Attention and Listening is the ability to listen and attend to sounds or activities and to focus on the sound or activity for long enough in order to learn from it.
A child needs to be able to attend to relevant things in their environment in order to be able to learn. The ability to focus and to maintain concentration is essential in learning language.
Gradually a child learns to shift their focus of attention from one activity or object to another and to listen at the same time. (See ‘Age Related Development’ here)
A child needs to be able to hear before they can speak. However, a child also needs to be able to ‘listen’ and this is very different from hearing.
Listening involves being able to concentrate on the sounds a child hears around them, so as to be able to understand where the sounds came from.
It involves: –
- picking out speech from all the other noises that are going on around them
- concentrating on the speech
- hearing and noticing the differences between the speech sounds and
- picking out the differences between words.
Building those attention and listening skills:
Many young children find it difficult to learn to wait, share and take turns.
Your child may play happily for a short while with something that they have chosen to do, but find it difficult to concentrate on a new activity or listen to ideas that you suggest. This short attention span may slow down your child’s ability to learn new words and speech sounds.
- Quiet room. Switch off the TV and radio.
- Keep activities short. 5 minutes of good work is valuable.
- Get down to your child’s level and encourage them to look at you.
- Try some of the activities in small groups to encourage social interaction skills.
- Praise your child.
- Keep it fun!
Listening – Awareness of Sounds:
Your child first needs to be made aware of the differences between sounds and encouraged to enjoy listening to the different sounds that objects can make.
- Collect together things that make different sounds, for example, rattles bells, chimes, spoon in a cup, wooden sticks, musical instruments,comb and paper, squeaky toys, water in bottles. Show your child how to make a noise with the different objects and encourage him to have a go.
- During the day, whenever you hear a noise, draw your child’s attention to it. Take them to see what made the noise and talk about it.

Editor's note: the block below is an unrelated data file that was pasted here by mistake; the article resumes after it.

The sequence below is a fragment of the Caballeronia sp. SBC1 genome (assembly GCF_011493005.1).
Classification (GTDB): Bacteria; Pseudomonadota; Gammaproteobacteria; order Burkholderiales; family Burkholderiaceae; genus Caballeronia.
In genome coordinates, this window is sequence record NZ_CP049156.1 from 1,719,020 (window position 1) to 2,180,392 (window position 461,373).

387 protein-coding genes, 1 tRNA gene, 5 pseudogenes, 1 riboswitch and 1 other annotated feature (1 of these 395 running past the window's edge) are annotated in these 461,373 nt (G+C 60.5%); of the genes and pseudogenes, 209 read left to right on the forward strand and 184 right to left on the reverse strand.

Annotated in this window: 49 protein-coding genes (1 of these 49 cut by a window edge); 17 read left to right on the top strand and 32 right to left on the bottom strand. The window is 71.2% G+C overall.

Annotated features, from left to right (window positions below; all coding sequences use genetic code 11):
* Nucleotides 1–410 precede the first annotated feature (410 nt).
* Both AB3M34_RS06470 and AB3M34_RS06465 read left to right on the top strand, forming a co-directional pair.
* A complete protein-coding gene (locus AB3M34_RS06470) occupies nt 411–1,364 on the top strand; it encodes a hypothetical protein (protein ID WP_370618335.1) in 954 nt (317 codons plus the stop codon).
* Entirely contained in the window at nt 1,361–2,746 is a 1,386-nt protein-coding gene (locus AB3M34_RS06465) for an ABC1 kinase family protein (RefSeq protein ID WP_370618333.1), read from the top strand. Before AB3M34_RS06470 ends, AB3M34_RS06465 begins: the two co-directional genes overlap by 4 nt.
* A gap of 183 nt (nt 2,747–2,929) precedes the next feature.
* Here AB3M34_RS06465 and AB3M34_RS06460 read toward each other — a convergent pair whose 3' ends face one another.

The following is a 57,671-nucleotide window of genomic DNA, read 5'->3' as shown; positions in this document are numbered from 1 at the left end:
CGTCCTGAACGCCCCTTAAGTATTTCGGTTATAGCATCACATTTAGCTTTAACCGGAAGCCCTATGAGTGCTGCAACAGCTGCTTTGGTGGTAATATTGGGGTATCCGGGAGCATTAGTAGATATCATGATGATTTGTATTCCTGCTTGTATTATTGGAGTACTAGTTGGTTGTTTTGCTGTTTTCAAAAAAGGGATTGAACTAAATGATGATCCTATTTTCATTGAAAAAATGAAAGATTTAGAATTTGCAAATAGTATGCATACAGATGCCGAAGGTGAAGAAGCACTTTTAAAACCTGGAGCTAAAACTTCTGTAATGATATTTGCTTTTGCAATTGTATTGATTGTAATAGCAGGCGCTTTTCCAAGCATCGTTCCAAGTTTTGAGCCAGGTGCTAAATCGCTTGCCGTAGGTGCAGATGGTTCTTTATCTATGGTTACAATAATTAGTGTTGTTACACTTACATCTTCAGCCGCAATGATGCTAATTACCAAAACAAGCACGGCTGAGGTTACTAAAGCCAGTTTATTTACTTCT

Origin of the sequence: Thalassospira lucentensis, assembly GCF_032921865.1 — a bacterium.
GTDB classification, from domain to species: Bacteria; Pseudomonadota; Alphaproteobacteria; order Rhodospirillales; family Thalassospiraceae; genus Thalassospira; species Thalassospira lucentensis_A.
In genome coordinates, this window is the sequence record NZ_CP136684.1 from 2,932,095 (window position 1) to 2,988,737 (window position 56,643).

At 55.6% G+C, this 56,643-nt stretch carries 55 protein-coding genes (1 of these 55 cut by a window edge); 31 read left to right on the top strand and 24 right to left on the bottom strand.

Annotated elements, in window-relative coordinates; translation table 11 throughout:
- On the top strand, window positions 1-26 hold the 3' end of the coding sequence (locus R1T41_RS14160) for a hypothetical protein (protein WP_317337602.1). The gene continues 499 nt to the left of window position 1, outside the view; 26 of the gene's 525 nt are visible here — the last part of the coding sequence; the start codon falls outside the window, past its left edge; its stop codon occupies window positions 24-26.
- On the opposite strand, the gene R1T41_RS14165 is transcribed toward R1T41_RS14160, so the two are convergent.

- Beat out a rhythm, listen to the radio, the record player, the piano, or any musical instrument which can be obtained. See if your child can copy the beat by joining in with you, and then see if they can copy the beat when you have finished. Encourage your child to walk, march, skip, run, dance, clap appropriately to the beat.
- Activity toys which also make noises, will encourage your child to be aware of sounds, for example, a pull along telephone.
- When looking at picture books with your child talk about the different sounds various objects make. You can make the noise of a car, cow, clock, etc and encourage your child to join in.
- Cut out from catalogues pictures of objects that make different noises. Stick them in a book and talk about the different noises encouraging your child to join in.
Listening – Location of Sounds:
- Collect together toys which make different noises, e.g. rattles, squeaky toys, whistles etc. Squeak a toy behind your child’s back when they are not expecting it and see if they will turn to the sound. Vary this by squeaking the toy from various parts of the room when your child is not looking, and encourage your child to find where the sound came from.
- Hide a ticking clock or softly playing radio and encourage your child to find it by listening.
Listening – Discrimination Between Sounds:
- Collect together two containers, a cardboard box and a metal tin, and some stones. Show your child how to drop stones into the tin and the box, pointing out the difference in noise as the stone hits the card or the metal. When you child has dropped a stone into one of the containers, encourage them to show you which one it was by pointing to it. Make this game more difficult for your child by asking them to shut their eyes and listen carefully while you drop a stone into the box or tin. Ask your child to open their eyes and tell you where the stone is (make sure they cannot cheat by looking into the box).
- Collect together six identical plastic pots with lids. You may be able to use margarine tubs or yoghurt cartons with paper lids. Make two sets of shakers by filling each pair of containers with something that will make very different noises, e.g. fill two with rice, two with corks, two with screwed up paper. Muddle up the shakers. Encourage your child to find the matching pair by listening to the noise each makes. As your child gets better at this, you can increase the number of pots used and fill them with things that make similar noises.